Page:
Davidson - Homegrown Tools

Davidson, NC

Updated: 2022

Davidson preserves its small town character in the face of development pressure from nearby Charlotte.

Median Household Income2020$131,144
Poverty Rate 20206.0%
Proximity to Urban Center 20 miles to Charlotte, N.C.
Proximity to Interstate Highway 1 mile
Case Study Time Frame 1995-2007
Municipal Budget FY2022 recommended 16 million
Data Source: US Census, American Community Survey
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Over the last decade, Davidson has become known as the town that sprawl forgot. (2) Located approximately 20 miles north of Charlotte, Davidson is earning a national reputation for its commitment to new urbanist and smart growth principles. In 2004, Davidson won a National Award for Smart Growth Achievement from the U.S. Environmental Protection Agency. With a strategy of managed growth and regional industrial development, Davidson is charting territory into which few other small towns have ventured. As the announcement of EPA award said: “A small community, Davidson is setting the standard for creating healthy and vibrant neighborhoods in a historic setting. The town is revitalizing its existing buildings, and its new neighborhoods incorporate a variety of lot sizes and housing types, including affordable housing, and neighborhood parks within a five-minute walk.”(3)


What are the lessons learned from this story?


“Are we moving in a direction that our children will be proud of?” This question, according to Mayor Kincaid, is the question that public officials in Davidson ask before every decision. In Davidson, the external pressure to make decisions based on the town’s short-term interests is tremendous. For example, during the search for a site to develop the North Mecklenburg Industrial Park, one of the early options was a site on the outskirts of Davidson town limits. The town, however, already had decided to save that particular plot of land for the next generation of Davidsonians to develop. So, even though the short-term tax benefits of developing the industrial park in Davidson would have been a huge benefit to the community, they opted to support a site in Huntersville. The mayor and town council have managed to maintain a futurist approach to local development. Further, the APFO and the process that Davidson put in place for permitting development are practical tools that help the community keep a balanced perspective on short- versus long-term outcomes. “Long-range planning is very important in sort of getting in front of the curve and making sure the vision is embraced as new development comes along,” Krider said.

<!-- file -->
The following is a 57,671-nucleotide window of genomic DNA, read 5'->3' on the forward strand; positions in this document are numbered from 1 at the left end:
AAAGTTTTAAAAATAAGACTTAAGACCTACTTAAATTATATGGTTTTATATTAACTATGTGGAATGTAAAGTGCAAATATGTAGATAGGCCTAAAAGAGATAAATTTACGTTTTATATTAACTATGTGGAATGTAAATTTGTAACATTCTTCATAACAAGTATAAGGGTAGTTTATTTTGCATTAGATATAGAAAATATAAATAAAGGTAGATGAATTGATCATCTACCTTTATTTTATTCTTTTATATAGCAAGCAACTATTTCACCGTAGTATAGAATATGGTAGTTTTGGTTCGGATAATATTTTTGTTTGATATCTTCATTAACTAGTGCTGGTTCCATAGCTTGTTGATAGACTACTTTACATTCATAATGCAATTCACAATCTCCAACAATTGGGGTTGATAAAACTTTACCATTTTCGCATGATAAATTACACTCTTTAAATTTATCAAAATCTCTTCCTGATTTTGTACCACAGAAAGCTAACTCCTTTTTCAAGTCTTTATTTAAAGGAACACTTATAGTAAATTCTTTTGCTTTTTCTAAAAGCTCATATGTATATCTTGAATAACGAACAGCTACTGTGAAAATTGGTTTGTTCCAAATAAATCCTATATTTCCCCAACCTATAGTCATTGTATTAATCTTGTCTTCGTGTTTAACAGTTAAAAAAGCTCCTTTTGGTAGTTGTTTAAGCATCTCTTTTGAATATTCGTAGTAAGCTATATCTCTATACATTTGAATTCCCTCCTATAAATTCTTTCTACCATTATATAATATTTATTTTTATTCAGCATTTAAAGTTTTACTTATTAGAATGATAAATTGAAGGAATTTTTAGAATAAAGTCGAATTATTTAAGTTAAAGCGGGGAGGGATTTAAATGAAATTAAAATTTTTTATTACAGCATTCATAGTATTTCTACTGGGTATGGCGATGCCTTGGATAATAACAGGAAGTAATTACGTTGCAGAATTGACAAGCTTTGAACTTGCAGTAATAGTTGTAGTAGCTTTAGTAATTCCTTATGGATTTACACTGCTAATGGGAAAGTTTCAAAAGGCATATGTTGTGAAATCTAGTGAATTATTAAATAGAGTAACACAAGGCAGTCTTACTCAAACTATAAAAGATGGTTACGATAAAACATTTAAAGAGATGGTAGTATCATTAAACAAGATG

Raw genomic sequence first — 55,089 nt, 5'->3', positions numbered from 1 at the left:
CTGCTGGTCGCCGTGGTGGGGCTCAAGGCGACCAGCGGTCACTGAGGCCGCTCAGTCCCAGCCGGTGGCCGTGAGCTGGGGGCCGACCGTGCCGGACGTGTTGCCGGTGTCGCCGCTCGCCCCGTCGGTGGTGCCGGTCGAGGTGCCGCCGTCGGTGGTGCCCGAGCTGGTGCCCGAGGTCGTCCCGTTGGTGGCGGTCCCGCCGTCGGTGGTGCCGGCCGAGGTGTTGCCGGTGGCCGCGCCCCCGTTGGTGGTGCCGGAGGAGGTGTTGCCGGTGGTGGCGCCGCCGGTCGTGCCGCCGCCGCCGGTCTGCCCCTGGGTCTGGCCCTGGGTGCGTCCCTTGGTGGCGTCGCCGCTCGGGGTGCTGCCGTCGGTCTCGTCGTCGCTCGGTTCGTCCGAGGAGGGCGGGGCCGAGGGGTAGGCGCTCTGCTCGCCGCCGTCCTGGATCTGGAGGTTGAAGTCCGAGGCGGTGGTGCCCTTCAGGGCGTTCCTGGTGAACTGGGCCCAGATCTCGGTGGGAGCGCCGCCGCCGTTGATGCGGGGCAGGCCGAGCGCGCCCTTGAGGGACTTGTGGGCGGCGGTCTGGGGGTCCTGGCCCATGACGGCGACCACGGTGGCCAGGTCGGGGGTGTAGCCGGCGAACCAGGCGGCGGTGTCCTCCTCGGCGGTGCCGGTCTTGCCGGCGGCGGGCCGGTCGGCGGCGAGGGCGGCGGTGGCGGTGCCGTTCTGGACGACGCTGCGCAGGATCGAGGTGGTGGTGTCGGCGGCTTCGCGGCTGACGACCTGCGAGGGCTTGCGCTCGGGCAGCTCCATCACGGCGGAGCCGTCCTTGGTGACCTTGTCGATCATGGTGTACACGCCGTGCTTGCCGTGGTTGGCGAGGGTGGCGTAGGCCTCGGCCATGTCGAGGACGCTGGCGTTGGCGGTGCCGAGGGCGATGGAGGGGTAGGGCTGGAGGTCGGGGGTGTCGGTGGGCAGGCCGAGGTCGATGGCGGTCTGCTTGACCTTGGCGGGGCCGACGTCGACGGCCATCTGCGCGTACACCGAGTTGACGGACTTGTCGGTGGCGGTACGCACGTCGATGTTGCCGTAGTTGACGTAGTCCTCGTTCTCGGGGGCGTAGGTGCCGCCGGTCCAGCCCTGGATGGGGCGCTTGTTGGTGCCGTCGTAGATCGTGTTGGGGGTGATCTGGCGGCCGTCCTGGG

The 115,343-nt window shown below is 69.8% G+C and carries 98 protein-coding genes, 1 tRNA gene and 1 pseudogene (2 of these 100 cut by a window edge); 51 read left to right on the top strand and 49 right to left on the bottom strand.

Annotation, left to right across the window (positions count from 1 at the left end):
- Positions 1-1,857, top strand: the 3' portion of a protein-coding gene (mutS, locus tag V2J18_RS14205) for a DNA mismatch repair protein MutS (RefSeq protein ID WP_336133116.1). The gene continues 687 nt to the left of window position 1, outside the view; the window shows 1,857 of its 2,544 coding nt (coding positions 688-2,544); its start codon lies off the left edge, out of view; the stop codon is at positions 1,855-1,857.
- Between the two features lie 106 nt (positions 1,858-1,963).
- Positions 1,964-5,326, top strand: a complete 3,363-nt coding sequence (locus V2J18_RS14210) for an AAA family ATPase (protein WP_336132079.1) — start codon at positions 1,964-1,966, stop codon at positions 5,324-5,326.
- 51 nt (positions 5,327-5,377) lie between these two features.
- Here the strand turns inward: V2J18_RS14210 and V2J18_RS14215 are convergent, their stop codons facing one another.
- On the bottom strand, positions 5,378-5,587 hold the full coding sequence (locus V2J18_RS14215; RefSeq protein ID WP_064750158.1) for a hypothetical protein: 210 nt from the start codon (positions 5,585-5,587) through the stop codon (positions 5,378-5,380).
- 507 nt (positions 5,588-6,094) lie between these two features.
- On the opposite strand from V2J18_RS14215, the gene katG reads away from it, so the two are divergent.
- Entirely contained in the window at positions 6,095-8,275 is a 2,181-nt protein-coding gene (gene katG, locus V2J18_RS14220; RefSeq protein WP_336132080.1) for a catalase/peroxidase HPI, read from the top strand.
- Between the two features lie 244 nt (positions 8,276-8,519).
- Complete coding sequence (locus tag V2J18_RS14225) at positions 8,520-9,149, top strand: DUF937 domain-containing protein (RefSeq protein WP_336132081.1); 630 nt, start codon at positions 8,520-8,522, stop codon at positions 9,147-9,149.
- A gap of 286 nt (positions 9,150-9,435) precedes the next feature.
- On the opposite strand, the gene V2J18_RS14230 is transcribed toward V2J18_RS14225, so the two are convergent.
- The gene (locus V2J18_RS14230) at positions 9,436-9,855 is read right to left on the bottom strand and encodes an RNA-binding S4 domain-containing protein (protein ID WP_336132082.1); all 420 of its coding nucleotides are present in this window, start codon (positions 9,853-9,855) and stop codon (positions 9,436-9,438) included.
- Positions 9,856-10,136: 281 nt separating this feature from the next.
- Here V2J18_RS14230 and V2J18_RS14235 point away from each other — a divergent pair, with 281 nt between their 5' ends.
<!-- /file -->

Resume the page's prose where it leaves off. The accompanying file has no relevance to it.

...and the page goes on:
“Kincaid’s Law:” According to the mayor, the most controversial thing in small town government is asphalt: who gets it; how much of it goes where; who pays for it; and where does it end? In Davidson, the lesson is to understand the long-term impacts of asphalt. Creating a four-lane road through town affects the walkability of a community and creates incentives to drive. On the other hand, narrow, curving streets with roundabouts encourage walking and create disincentives to car traffic.


Know your market. In Davidson, developers — not local government — pay for almost every penny of road and infrastructure to serve new developments. Not every community will have the leverage to force a developer’s hand on this issue. Davidson demonstrates that when the market conditions are right, developers will pay their share. The basis for negotiating with developers should be rooted in an assumption that developers ought to be responsible for providing adequate infrastructure for their development, not that the local government is entirely responsible. Communities need to understand their local market conditions and be prepared to take tough stands on issues of infrastructure provision.


Smart growth and economic development are complimentary approaches to advancing a community’s vision. The perception, whether warranted or not, is that smart growth principles constrain economic development. Davidson demonstrates that embracing smart growth principles as part of an economic development strategy can be a means of taking local control of economic development. Davidsonians — not forces outside the community — decide what their community will become. When done thoughtfully, and as part of a widely shared community vision, smart growth and economic development are complementary forces.